The Pacific: Explore

Getting Around

By Air

Nearly every Pacific country has its local airline servicing the outer islands and you'll find them all listed on South Pacific Airlines Most fly small aircraft, so only 10 kilograms free baggage may be allowed. Most runways are unlighted so few flights operate at night.

By Sea

Ninety-nine percent of international travel around the South Pacific is by air. With few exceptions travel by boat is a thing of the past, and about the only regular international service left is Apia to Pago Pago. Local boats to the outer islands within a single country are available everywhere, however, and we've linked to those with websites on Inter-Island Ferries.

By Bus

Many of the main South Pacific islands have highly developed bus systems serving the local people. Bus services are especially good in Fiji with all of the main centers connected by frequent services at very reasonable prices. Buses are also a good and inexpensive way to get around Tahiti, Rarotonga, Tongatapu, Tutuila, and Upolu. There's a good city bus service in Port Vila, but other than that, buses are few and far between in Vanuatu.

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By Car

Because of the alternative means of travel available, the only places where you really need to consider renting a car are in New Caledonia (Grande Terre), French Polynesia, and Vanuatu (Efate), and perhaps also on Upolu in Samoa. Renting a car is an unnecessary luxury in American Samoa and Fiji due to the excellent public transportation in those countries. In the Cook Islands and Tonga one must purchase a local driver's license (international driver's license not recognized) and it's better to tour those countries by rented bicycle anyway. Bicycle is also the way to see Bora Bora.

The car rental business is very competitive and it's possible to shop around for a good deal upon arrival. Although the locally operated companies may offer cheaper rates than the international franchises, it's also true that the agents of Avis, Budget, Europcar, and Hertz are required to maintain recognized standards of service and they have regional offices where you can complain if anything goes seriously wrong. Always find out if insurance, mileage, and tax are included, and check for restrictions on where you'll be allowed to take the car. If in doubt, ask to see a copy of their standard rental contract before making reservations.

Driving is on the right (as in continental Europe and North America) in American Samoa, New Caledonia, French Polynesia, and Vanuatu, and on the left (as in Britain, New Zealand, and Japan) in the Cook Islands, Fiji, Samoa, Solomon Islands, and Tonga. If you do rent a car, remember those sudden tropical downpours and don't leave the windows open. Also avoid parking under coconut trees (a falling nut might break the window), and never go off and leave the keys in the ignition. Lock the doors as you would at home.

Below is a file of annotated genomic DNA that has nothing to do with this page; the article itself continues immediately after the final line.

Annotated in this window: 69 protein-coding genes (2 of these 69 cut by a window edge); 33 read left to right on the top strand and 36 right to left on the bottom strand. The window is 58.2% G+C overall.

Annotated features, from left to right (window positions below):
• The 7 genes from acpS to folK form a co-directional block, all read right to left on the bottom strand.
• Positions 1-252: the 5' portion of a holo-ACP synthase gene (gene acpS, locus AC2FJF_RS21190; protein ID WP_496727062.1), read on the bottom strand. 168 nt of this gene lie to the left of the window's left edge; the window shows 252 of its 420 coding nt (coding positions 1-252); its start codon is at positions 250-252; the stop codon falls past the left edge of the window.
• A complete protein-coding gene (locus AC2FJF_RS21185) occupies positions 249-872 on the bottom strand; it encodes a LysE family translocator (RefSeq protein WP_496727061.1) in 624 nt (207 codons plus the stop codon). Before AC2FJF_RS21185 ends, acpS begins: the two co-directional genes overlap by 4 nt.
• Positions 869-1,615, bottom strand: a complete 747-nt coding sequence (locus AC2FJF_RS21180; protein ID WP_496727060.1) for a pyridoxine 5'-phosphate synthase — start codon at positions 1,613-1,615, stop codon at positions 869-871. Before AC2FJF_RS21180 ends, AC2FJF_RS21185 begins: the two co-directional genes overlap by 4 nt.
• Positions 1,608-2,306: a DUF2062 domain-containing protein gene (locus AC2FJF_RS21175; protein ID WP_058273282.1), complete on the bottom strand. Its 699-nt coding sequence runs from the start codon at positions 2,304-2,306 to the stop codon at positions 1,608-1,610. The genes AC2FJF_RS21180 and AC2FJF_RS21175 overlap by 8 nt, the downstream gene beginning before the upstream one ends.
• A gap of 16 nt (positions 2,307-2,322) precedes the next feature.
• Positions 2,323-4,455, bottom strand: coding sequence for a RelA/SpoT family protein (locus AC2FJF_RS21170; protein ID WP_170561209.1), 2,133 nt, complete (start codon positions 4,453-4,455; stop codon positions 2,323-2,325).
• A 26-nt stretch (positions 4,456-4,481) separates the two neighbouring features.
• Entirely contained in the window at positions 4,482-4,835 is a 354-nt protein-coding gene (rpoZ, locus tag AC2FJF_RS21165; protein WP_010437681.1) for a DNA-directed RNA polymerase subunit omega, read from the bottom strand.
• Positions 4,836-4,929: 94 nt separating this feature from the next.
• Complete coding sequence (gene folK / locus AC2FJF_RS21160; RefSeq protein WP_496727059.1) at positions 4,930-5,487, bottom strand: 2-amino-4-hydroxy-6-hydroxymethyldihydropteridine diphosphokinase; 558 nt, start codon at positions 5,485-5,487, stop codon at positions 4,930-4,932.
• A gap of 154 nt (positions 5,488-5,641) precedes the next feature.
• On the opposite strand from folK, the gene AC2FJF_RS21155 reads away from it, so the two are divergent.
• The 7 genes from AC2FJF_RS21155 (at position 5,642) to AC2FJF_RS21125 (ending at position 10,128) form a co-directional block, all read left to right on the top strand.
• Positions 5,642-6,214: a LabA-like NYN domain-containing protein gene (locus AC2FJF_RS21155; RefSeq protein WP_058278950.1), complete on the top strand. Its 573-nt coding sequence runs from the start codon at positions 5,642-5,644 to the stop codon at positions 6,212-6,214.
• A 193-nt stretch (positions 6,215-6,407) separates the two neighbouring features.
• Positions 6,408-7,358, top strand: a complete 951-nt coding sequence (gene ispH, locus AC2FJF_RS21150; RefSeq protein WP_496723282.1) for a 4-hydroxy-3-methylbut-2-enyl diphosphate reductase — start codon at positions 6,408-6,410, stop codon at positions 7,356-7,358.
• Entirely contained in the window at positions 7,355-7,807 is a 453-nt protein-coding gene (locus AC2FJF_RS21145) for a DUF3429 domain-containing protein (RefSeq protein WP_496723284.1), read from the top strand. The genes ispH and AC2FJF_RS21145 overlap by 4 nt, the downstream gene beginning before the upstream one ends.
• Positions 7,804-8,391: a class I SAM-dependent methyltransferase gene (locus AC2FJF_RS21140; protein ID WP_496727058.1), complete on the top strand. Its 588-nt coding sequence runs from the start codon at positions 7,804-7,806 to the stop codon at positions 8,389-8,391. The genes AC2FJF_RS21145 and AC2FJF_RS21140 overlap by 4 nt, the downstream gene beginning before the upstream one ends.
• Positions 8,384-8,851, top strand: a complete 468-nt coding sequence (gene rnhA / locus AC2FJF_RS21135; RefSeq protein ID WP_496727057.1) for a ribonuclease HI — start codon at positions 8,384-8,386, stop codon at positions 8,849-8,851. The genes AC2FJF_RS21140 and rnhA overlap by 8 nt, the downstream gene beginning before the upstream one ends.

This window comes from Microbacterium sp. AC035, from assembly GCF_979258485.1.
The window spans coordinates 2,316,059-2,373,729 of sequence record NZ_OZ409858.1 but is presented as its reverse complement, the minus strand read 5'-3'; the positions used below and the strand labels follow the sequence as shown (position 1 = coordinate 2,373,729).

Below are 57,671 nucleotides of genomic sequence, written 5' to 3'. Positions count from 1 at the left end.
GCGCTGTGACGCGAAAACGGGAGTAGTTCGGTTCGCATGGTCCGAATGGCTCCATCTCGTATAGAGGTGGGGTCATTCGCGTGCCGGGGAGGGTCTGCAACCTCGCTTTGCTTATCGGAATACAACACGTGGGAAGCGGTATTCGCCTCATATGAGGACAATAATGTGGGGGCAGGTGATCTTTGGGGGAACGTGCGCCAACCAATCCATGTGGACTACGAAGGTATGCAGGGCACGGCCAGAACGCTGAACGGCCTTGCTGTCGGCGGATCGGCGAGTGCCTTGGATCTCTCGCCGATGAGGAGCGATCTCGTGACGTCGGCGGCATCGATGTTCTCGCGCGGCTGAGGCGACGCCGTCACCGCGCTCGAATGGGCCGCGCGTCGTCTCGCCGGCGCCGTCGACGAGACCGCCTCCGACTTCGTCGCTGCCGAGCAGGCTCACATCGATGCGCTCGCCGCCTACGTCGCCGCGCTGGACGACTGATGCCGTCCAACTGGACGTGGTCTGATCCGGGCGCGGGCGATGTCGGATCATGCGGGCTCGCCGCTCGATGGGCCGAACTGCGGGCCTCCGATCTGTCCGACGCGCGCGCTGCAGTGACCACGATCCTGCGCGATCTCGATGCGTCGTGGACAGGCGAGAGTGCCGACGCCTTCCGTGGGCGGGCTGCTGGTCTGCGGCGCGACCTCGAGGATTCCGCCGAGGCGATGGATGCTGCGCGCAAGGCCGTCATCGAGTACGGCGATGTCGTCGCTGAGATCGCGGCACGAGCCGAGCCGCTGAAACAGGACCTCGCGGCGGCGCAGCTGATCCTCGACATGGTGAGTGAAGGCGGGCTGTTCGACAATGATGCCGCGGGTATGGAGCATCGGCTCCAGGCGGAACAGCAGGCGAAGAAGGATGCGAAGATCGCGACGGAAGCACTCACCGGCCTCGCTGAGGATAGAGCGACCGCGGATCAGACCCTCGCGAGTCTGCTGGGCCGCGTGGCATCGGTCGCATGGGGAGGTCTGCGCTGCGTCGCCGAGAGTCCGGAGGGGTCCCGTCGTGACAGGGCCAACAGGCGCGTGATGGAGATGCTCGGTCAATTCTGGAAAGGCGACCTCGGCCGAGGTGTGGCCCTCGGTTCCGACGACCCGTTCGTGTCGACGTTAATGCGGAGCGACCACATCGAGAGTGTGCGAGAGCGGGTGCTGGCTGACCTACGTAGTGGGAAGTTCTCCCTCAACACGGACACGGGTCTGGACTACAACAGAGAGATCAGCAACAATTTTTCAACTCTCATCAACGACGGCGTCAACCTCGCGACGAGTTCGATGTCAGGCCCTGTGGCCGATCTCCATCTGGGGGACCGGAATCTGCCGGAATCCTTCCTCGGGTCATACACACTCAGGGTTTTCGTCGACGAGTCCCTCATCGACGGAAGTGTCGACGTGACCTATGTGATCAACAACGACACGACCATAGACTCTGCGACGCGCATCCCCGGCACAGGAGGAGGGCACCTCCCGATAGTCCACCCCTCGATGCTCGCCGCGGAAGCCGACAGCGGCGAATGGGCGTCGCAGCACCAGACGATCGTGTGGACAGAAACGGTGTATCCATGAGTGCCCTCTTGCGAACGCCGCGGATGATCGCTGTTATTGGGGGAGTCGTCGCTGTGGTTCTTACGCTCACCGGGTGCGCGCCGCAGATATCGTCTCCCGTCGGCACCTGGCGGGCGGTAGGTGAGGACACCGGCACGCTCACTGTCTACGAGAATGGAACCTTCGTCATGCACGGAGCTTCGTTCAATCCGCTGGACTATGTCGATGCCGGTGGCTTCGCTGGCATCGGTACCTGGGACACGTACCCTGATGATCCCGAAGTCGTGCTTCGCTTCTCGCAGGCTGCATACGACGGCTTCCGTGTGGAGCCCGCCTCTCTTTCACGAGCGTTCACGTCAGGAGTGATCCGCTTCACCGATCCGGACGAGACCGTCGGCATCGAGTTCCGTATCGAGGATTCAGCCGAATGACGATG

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By Bicycle

Bicycling in the South Pacific? Sure, why not? It's cheap, convenient, healthy, quick, environmentally sound, safe, and above all, fun. You'll be able to go where and when you please, stop easily and often to meet people and take photos, save money on taxi fares—really see the countries. Cycling every day can be fatiguing, however, so it's smart to have bicycle-touring experience beforehand. Most roads are flat along the coast, but be careful on coral roads, especially inclines: if you slip and fall you could hurt yourself badly. On the high islands interior roads tend to be very steep. Never ride your bike through mud.

You can rent bicycles on many islands. If you bring your own, a sturdy, single-speed mountain bike with wide wheels, safety chain, and good brakes might be ideal. Thick tires and a plastic liner between tube and tire will reduce punctures. Know how to fix your own bike. Take along a good repair kit (pump, puncture kit, freewheel tool, spare spokes, cables, chain links, assorted nuts and bolts, etc.) and a repair manual; bicycle shops are poor to nonexistent in the islands. Don't try riding with a backpack: sturdy, waterproof panniers (bike bags) are required; you'll also want a good lock. Refuse to lend your bike to anyone.

Most international airlines will carry a bicycle as checked luggage, usually free but sometimes at the standard overweight charge or for a flat fee. Verify the airline's policy when booking. Take off the pedals and panniers, turn the handlebars sideways and tie them down, deflate the tires, and clean off the dirt before checking in (or use a special bike-carrying bag) and arrive at the airport early. The commuter airlines usually won't accept bikes on their small planes. Interisland boats sometimes charge a token amount to carry a bike; other times it's free.

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By Ocean Kayak and Canoe

Ocean kayaking has caught on in the South Pacific, and you can rent kayaks in many resort areas. Almost every island has a sheltered lagoon ready-made for the excitement of kayak touring and you can be a real independent explorer! Many international airlines accept folding kayaks as checked baggage at no charge. Kayaking tours are usually excellent value.

If you get off the beaten track, it's possible that a local friend will offer to take you out in his outrigger canoe. Never attempt to take a dugout canoe through even light surf: you'll be swamped. Don't try to pull or lift a canoe by its outrigger--it will break. Drag the canoe by holding the solid main body. A bailer is essential equipment.